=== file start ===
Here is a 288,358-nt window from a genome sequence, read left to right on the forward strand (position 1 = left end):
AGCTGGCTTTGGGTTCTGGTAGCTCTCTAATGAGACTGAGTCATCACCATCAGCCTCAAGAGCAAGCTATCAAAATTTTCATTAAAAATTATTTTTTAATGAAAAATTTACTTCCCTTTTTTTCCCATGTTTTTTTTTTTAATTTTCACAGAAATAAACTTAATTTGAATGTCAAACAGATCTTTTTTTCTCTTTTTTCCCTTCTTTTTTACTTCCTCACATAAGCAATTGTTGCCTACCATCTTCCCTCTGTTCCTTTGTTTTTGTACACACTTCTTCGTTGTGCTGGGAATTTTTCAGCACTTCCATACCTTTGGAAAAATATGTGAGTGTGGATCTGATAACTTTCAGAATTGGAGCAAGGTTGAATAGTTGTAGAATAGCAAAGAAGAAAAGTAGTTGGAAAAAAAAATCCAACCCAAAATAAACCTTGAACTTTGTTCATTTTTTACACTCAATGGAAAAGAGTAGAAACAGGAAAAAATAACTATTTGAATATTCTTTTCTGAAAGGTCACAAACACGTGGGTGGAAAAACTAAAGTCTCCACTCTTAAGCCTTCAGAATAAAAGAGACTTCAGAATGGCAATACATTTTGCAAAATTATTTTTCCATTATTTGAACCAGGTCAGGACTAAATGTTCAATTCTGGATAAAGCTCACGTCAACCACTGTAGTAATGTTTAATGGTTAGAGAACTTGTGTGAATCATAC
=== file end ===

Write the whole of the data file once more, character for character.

Here is a 288,358-nt window from a genome sequence, read left to right on the forward strand (position 1 = left end):
AGCTGGCTTTGGGTTCTGGTAGCTCTCTAATGAGACTGAGTCATCACCATCAGCCTCAAGAGCAAGCTATCAAAATTTTCATTAAAAATTATTTTTTAATGAAAAATTTACTTCCCTTTTTTTCCCATGTTTTTTTTTTTAATTTTCACAGAAATAAACTTAATTTGAATGTCAAACAGATCTTTTTTTCTCTTTTTTCCCTTCTTTTTTACTTCCTCACATAAGCAATTGTTGCCTACCATCTTCCCTCTGTTCCTTTGTTTTTGTACACACTTCTTCGTTGTGCTGGGAATTTTTCAGCACTTCCATACCTTTGGAAAAATATGTGAGTGTGGATCTGATAACTTTCAGAATTGGAGCAAGGTTGAATAGTTGTAGAATAGCAAAGAAGAAAAGTAGTTGGAAAAAAAAATCCAACCCAAAATAAACCTTGAACTTTGTTCATTTTTTACACTCAATGGAAAAGAGTAGAAACAGGAAAAAATAACTATTTGAATATTCTTTTCTGAAAGGTCACAAACACGTGGGTGGAAAAACTAAAGTCTCCACTCTTAAGCCTTCAGAATAAAAGAGACTTCAGAATGGCAATACATTTTGCAAAATTATTTTTCCATTATTTGAACCAGGTCAGGACTAAATGTTCAATTCTGGATAAAGCTCACGTCAACCACTGTAGTAATGTTTAATGGTTAGAGAACTTGTGTGAATCATAC